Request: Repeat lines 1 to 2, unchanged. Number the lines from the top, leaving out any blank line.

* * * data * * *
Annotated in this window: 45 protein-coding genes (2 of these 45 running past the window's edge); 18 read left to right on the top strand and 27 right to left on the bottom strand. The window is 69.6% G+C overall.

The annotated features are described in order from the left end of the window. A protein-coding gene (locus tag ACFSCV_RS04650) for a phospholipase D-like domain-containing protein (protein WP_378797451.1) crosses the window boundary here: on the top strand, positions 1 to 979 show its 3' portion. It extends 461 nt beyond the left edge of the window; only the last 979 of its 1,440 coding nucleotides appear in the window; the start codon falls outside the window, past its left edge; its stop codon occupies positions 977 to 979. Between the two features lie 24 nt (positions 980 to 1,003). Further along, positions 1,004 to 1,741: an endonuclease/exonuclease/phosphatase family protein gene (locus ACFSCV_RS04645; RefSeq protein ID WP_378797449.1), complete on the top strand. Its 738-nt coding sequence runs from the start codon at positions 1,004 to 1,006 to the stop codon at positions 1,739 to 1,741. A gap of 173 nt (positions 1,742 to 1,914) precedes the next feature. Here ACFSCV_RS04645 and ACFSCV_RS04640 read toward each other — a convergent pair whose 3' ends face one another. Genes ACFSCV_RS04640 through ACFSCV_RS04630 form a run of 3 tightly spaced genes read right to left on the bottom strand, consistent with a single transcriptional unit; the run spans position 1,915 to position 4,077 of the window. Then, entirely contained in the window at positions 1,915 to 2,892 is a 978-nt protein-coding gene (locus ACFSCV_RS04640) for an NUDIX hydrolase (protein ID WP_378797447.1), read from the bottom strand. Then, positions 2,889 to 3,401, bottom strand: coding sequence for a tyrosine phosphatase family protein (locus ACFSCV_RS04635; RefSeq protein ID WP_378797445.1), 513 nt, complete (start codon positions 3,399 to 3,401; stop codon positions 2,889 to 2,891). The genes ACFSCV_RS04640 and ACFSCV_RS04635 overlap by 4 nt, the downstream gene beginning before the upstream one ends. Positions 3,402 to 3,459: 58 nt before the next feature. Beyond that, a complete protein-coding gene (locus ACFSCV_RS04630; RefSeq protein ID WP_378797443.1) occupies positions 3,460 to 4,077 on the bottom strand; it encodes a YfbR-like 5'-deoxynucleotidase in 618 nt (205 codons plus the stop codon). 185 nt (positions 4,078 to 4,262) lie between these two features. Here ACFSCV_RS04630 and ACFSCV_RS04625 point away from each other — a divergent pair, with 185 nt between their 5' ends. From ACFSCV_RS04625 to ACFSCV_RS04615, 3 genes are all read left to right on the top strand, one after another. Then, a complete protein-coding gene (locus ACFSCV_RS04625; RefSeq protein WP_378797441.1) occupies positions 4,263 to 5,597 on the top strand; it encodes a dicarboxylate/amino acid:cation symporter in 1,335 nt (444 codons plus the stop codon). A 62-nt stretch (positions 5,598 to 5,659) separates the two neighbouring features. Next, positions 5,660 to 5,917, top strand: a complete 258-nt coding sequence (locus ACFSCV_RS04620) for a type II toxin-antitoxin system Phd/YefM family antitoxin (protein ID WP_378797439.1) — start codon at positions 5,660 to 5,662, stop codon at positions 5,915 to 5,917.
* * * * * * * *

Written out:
Annotated in this window: 45 protein-coding genes (2 of these 45 running past the window's edge); 18 read left to right on the top strand and 27 right to left on the bottom strand. The window is 69.6% G+C overall.

The annotated features are described in order from the left end of the window. A protein-coding gene (locus tag ACFSCV_RS04650) for a phospholipase D-like domain-containing protein (protein WP_378797451.1) crosses the window boundary here: on the top strand, positions 1 to 979 show its 3' portion. It extends 461 nt beyond the left edge of the window; only the last 979 of its 1,440 coding nucleotides appear in the window; the start codon falls outside the window, past its left edge; its stop codon occupies positions 977 to 979. Between the two features lie 24 nt (positions 980 to 1,003). Further along, positions 1,004 to 1,741: an endonuclease/exonuclease/phosphatase family protein gene (locus ACFSCV_RS04645; RefSeq protein ID WP_378797449.1), complete on the top strand. Its 738-nt coding sequence runs from the start codon at positions 1,004 to 1,006 to the stop codon at positions 1,739 to 1,741. A gap of 173 nt (positions 1,742 to 1,914) precedes the next feature. Here ACFSCV_RS04645 and ACFSCV_RS04640 read toward each other — a convergent pair whose 3' ends face one another. Genes ACFSCV_RS04640 through ACFSCV_RS04630 form a run of 3 tightly spaced genes read right to left on the bottom strand, consistent with a single transcriptional unit; the run spans position 1,915 to position 4,077 of the window. Then, entirely contained in the window at positions 1,915 to 2,892 is a 978-nt protein-coding gene (locus ACFSCV_RS04640) for an NUDIX hydrolase (protein ID WP_378797447.1), read from the bottom strand. Then, positions 2,889 to 3,401, bottom strand: coding sequence for a tyrosine phosphatase family protein (locus ACFSCV_RS04635; RefSeq protein ID WP_378797445.1), 513 nt, complete (start codon positions 3,399 to 3,401; stop codon positions 2,889 to 2,891). The genes ACFSCV_RS04640 and ACFSCV_RS04635 overlap by 4 nt, the downstream gene beginning before the upstream one ends. Positions 3,402 to 3,459: 58 nt before the next feature. Beyond that, a complete protein-coding gene (locus ACFSCV_RS04630; RefSeq protein ID WP_378797443.1) occupies positions 3,460 to 4,077 on the bottom strand; it encodes a YfbR-like 5'-deoxynucleotidase in 618 nt (205 codons plus the stop codon). 185 nt (positions 4,078 to 4,262) lie between these two features. Here ACFSCV_RS04630 and ACFSCV_RS04625 point away from each other — a divergent pair, with 185 nt between their 5' ends. From ACFSCV_RS04625 to ACFSCV_RS04615, 3 genes are all read left to right on the top strand, one after another. Then, a complete protein-coding gene (locus ACFSCV_RS04625; RefSeq protein WP_378797441.1) occupies positions 4,263 to 5,597 on the top strand; it encodes a dicarboxylate/amino acid:cation symporter in 1,335 nt (444 codons plus the stop codon). A 62-nt stretch (positions 5,598 to 5,659) separates the two neighbouring features. Next, positions 5,660 to 5,917, top strand: a complete 258-nt coding sequence (locus ACFSCV_RS04620) for a type II toxin-antitoxin system Phd/YefM family antitoxin (protein ID WP_378797439.1) — start codon at positions 5,660 to 5,662, stop codon at positions 5,915 to 5,917.